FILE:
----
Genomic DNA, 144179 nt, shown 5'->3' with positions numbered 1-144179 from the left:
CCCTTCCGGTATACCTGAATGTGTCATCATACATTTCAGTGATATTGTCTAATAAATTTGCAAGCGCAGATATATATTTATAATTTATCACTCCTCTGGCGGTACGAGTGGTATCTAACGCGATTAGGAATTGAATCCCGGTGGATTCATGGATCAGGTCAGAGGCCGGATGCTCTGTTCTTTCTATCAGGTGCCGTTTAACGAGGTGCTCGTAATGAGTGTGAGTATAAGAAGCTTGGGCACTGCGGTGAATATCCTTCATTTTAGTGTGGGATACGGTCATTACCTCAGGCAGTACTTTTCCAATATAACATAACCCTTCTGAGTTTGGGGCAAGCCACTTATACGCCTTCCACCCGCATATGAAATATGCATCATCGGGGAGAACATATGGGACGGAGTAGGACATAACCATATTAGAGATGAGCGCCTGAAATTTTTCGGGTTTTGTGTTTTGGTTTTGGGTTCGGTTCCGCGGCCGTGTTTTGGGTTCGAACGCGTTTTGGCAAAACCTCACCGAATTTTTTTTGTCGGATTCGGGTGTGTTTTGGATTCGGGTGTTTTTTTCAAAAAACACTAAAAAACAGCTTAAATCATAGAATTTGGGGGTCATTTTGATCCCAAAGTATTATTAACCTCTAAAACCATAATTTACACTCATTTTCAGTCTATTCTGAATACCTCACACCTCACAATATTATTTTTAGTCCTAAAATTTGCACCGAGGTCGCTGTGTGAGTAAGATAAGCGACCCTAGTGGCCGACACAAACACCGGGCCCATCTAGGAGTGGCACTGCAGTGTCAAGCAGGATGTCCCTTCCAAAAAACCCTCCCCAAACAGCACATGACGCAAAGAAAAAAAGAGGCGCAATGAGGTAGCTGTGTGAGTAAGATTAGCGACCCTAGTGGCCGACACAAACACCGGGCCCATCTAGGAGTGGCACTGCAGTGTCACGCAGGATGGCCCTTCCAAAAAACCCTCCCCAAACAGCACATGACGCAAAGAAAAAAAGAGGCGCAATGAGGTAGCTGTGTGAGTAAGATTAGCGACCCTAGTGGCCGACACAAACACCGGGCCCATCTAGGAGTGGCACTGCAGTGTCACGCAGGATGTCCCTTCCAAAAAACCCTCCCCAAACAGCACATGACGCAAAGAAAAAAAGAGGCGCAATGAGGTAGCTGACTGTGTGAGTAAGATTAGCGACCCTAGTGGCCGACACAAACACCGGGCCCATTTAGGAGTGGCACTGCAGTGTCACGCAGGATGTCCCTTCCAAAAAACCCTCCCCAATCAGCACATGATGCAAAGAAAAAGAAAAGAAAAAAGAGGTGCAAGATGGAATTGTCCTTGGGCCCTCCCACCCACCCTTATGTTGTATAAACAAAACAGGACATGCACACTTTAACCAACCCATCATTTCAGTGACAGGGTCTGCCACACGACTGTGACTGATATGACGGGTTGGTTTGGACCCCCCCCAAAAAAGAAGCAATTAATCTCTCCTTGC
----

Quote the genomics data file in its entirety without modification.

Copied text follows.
Genomic DNA, 144179 nt, shown 5'->3' with positions numbered 1-144179 from the left:
CCCTTCCGGTATACCTGAATGTGTCATCATACATTTCAGTGATATTGTCTAATAAATTTGCAAGCGCAGATATATATTTATAATTTATCACTCCTCTGGCGGTACGAGTGGTATCTAACGCGATTAGGAATTGAATCCCGGTGGATTCATGGATCAGGTCAGAGGCCGGATGCTCTGTTCTTTCTATCAGGTGCCGTTTAACGAGGTGCTCGTAATGAGTGTGAGTATAAGAAGCTTGGGCACTGCGGTGAATATCCTTCATTTTAGTGTGGGATACGGTCATTACCTCAGGCAGTACTTTTCCAATATAACATAACCCTTCTGAGTTTGGGGCAAGCCACTTATACGCCTTCCACCCGCATATGAAATATGCATCATCGGGGAGAACATATGGGACGGAGTAGGACATAACCATATTAGAGATGAGCGCCTGAAATTTTTCGGGTTTTGTGTTTTGGTTTTGGGTTCGGTTCCGCGGCCGTGTTTTGGGTTCGAACGCGTTTTGGCAAAACCTCACCGAATTTTTTTTGTCGGATTCGGGTGTGTTTTGGATTCGGGTGTTTTTTTCAAAAAACACTAAAAAACAGCTTAAATCATAGAATTTGGGGGTCATTTTGATCCCAAAGTATTATTAACCTCTAAAACCATAATTTACACTCATTTTCAGTCTATTCTGAATACCTCACACCTCACAATATTATTTTTAGTCCTAAAATTTGCACCGAGGTCGCTGTGTGAGTAAGATAAGCGACCCTAGTGGCCGACACAAACACCGGGCCCATCTAGGAGTGGCACTGCAGTGTCAAGCAGGATGTCCCTTCCAAAAAACCCTCCCCAAACAGCACATGACGCAAAGAAAAAAAGAGGCGCAATGAGGTAGCTGTGTGAGTAAGATTAGCGACCCTAGTGGCCGACACAAACACCGGGCCCATCTAGGAGTGGCACTGCAGTGTCACGCAGGATGGCCCTTCCAAAAAACCCTCCCCAAACAGCACATGACGCAAAGAAAAAAAGAGGCGCAATGAGGTAGCTGTGTGAGTAAGATTAGCGACCCTAGTGGCCGACACAAACACCGGGCCCATCTAGGAGTGGCACTGCAGTGTCACGCAGGATGTCCCTTCCAAAAAACCCTCCCCAAACAGCACATGACGCAAAGAAAAAAAGAGGCGCAATGAGGTAGCTGACTGTGTGAGTAAGATTAGCGACCCTAGTGGCCGACACAAACACCGGGCCCATTTAGGAGTGGCACTGCAGTGTCACGCAGGATGTCCCTTCCAAAAAACCCTCCCCAATCAGCACATGATGCAAAGAAAAAGAAAAGAAAAAAGAGGTGCAAGATGGAATTGTCCTTGGGCCCTCCCACCCACCCTTATGTTGTATAAACAAAACAGGACATGCACACTTTAACCAACCCATCATTTCAGTGACAGGGTCTGCCACACGACTGTGACTGATATGACGGGTTGGTTTGGACCCCCCCCAAAAAAGAAGCAATTAATCTCTCCTTGC